Because of the body type and multifunctional skill-set, tight ends are quickly becoming the NFL quarterback's best friend.
Tight ends can be broken up into two categories. The traditional tight end, commonly referred to as the "Y" in most offenses, often patrols the short to intermediate section of the field in the passing game. But, most important, he blocks the point of attack as an in-line blocker in the running game or secures the edge in pass protection by assisting the tackles with the speed rush on either edge of the line of scrimmage.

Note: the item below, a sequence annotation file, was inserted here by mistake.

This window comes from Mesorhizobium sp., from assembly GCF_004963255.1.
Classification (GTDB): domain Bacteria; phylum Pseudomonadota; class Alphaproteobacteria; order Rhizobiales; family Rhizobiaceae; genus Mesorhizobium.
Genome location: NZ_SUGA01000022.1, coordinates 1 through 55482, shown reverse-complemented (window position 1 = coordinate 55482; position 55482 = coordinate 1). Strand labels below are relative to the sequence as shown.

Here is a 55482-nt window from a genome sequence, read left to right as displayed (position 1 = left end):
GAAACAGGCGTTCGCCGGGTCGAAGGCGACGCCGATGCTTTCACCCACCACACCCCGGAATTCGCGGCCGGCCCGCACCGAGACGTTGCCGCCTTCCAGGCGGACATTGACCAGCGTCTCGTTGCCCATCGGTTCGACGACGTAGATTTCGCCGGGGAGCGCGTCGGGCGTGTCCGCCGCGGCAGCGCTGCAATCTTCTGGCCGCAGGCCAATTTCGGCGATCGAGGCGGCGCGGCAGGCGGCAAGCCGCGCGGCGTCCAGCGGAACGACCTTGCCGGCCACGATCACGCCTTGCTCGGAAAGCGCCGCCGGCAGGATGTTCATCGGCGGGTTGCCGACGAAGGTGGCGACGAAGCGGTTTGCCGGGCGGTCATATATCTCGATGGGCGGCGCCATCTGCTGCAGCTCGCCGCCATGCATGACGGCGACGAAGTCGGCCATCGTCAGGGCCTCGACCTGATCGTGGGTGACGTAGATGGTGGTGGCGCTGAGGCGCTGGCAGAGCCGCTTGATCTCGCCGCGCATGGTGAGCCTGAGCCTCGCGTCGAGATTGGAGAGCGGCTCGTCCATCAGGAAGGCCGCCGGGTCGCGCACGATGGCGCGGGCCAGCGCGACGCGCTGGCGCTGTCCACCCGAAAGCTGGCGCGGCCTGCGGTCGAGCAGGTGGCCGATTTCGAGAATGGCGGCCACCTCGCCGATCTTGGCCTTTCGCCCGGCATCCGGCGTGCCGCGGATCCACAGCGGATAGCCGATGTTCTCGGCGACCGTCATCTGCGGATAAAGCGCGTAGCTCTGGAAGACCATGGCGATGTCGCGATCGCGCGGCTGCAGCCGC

Then there is the more sexy "flex" tight end option that is a major factor in the passing game, often running routes from a variety of alignments on the field. The flex tight end might line up in a traditional wideout alignment outside the numbers, or he might line up as a flanker off the line of scrimmage, or, in some cases, he might even join the running back in the backfield, where you would normally see a traditional fullback.
This type ...